The ending of a long-term marriage is rarely neat and clean. Often the one who wants to leave is ambivalent, not sure if he or she is doing the right thing. There’s frequently a wrenching period of leaving, returning, and leaving again before the marriage finally ends. Or, as in my case, the one who’s having the affair refuses to stop seeing the girlfriend until his wife finally gets fed up. The leaver may vacillate for years before finally making the move. This period can be more agonizing than the actual end of the marriage because, if you’re being left, you get your hopes up repeatedly, only to have them dashed again and again. If you’re deciding whether or not to leave, the guilt and fear can be paralyzing. But there is a benefit to the waffling. Just as it’s easier to have a spouse die after a long illness because you’ve had some time to get ready emotionally, it’s probably easier to have some preparation time before your marriage ends. A clean break might be the best way to end an affair, but not a long marriage.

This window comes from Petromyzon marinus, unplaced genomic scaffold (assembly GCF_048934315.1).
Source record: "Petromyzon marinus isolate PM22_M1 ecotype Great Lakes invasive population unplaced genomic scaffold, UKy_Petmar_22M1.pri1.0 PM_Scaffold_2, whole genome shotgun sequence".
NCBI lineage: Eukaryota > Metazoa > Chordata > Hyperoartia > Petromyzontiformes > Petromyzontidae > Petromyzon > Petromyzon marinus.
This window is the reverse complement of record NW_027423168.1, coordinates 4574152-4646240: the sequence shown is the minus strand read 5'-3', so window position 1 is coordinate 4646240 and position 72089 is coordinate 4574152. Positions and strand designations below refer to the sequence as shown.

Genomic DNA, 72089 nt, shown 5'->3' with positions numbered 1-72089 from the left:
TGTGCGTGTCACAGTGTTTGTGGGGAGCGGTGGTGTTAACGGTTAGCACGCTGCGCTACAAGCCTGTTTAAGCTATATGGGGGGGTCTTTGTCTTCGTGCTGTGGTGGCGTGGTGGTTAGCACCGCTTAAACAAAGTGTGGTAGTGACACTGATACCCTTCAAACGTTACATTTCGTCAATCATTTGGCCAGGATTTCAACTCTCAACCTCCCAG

Comic Kathy Griffin, describing how she tried desperately to hold on to her husband, dragging him to one marriage counselor after another, wisecracked on The View about the end of her marriage: “I thought I’d beat it until it was dead.”
Here are some strategies to help you get through that hellish first year.